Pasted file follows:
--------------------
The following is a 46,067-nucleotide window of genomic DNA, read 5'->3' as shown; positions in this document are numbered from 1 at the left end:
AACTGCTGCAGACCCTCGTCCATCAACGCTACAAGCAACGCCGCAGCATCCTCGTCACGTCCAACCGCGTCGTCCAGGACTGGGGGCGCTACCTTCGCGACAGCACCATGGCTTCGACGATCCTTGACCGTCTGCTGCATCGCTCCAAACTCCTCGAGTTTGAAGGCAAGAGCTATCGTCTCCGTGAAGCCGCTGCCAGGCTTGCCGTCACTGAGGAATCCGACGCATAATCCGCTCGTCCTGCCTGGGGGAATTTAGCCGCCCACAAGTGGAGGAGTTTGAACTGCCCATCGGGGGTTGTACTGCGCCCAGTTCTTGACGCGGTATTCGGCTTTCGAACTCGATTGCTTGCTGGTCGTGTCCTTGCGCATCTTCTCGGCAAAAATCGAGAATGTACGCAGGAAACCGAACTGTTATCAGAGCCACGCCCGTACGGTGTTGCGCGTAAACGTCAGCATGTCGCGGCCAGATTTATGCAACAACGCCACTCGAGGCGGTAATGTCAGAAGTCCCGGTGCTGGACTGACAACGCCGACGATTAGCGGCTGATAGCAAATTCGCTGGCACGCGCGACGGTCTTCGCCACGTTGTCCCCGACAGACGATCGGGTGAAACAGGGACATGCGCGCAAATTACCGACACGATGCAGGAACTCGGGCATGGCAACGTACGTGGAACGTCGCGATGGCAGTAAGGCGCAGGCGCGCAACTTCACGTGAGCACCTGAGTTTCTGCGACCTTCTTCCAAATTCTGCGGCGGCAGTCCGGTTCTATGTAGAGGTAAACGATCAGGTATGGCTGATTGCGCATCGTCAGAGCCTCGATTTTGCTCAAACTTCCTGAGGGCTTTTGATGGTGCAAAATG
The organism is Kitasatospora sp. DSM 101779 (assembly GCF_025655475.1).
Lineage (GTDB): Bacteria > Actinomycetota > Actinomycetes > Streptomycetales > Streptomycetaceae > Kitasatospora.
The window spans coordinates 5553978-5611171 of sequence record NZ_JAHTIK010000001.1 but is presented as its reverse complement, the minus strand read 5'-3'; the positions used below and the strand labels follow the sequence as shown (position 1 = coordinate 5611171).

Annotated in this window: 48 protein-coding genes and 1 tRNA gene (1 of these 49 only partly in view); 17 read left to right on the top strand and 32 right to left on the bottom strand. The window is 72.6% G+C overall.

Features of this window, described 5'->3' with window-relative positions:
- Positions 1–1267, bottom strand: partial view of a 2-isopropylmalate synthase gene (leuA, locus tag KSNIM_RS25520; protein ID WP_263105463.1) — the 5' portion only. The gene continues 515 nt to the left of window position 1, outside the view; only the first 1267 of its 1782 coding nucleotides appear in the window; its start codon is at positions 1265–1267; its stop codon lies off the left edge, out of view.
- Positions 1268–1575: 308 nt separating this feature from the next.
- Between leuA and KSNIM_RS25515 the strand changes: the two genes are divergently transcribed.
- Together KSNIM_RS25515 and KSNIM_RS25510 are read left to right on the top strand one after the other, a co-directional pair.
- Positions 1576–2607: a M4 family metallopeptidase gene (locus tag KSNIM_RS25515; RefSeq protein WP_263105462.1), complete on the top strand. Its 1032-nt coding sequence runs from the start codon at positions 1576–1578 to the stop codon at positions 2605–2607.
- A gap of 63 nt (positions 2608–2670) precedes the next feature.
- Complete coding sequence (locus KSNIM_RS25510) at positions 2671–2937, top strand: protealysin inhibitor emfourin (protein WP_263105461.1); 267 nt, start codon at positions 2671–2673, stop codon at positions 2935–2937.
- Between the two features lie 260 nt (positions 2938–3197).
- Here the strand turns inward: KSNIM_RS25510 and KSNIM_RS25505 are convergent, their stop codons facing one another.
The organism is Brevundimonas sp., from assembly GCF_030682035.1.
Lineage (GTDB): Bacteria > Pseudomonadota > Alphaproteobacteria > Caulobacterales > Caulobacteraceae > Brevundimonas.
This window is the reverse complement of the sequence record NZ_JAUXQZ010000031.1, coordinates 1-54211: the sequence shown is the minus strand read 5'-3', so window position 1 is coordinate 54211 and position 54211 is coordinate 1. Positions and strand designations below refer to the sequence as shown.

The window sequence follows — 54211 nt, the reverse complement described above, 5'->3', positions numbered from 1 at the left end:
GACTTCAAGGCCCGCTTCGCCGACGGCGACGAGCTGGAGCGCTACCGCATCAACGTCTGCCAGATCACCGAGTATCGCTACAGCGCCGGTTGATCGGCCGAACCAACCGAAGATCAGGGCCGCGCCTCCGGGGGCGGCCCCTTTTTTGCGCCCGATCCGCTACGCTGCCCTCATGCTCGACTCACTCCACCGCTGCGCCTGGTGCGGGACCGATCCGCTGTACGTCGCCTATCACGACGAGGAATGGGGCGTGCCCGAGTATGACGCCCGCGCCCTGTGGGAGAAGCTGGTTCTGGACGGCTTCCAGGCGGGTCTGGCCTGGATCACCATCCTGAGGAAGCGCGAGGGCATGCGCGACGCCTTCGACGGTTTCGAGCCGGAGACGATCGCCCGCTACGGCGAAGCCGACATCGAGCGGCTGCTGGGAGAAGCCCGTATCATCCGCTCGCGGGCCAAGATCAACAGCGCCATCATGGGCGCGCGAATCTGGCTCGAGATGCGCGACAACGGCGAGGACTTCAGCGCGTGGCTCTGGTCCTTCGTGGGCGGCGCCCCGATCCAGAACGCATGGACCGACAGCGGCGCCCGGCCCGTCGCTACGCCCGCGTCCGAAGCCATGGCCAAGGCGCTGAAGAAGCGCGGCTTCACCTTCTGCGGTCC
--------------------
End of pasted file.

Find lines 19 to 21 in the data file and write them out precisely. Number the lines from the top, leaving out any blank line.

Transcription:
This window is the reverse complement of the sequence record NZ_JAUXQZ010000031.1, coordinates 1-54211: the sequence shown is the minus strand read 5'-3', so window position 1 is coordinate 54211 and position 54211 is coordinate 1. Positions and strand designations below refer to the sequence as shown.

The window sequence follows — 54211 nt, the reverse complement described above, 5'->3', positions numbered from 1 at the left end:
GACTTCAAGGCCCGCTTCGCCGACGGCGACGAGCTGGAGCGCTACCGCATCAACGTCTGCCAGATCACCGAGTATCGCTACAGCGCCGGTTGATCGGCCGAACCAACCGAAGATCAGGGCCGCGCCTCCGGGGGCGGCCCCTTTTTTGCGCCCGATCCGCTACGCTGCCCTCATGCTCGACTCACTCCACCGCTGCGCCTGGTGCGGGACCGATCCGCTGTACGTCGCCTATCACGACGAGGAATGGGGCGTGCCCGAGTATGACGCCCGCGCCCTGTGGGAGAAGCTGGTTCTGGACGGCTTCCAGGCGGGTCTGGCCTGGATCACCATCCTGAGGAAGCGCGAGGGCATGCGCGACGCCTTCGACGGTTTCGAGCCGGAGACGATCGCCCGCTACGGCGAAGCCGACATCGAGCGGCTGCTGGGAGAAGCCCGTATCATCCGCTCGCGGGCCAAGATCAACAGCGCCATCATGGGCGCGCGAATCTGGCTCGAGATGCGCGACAACGGCGAGGACTTCAGCGCGTGGCTCTGGTCCTTCGTGGGCGGCGCCCCGATCCAGAACGCATGGACCGACAGCGGCGCCCGGCCCGTCGCTACGCCCGCGTCCGAAGCCATGGCCAAGGCGCTGAAGAAGCGCGGCTTCACCTTCTGCGGTCC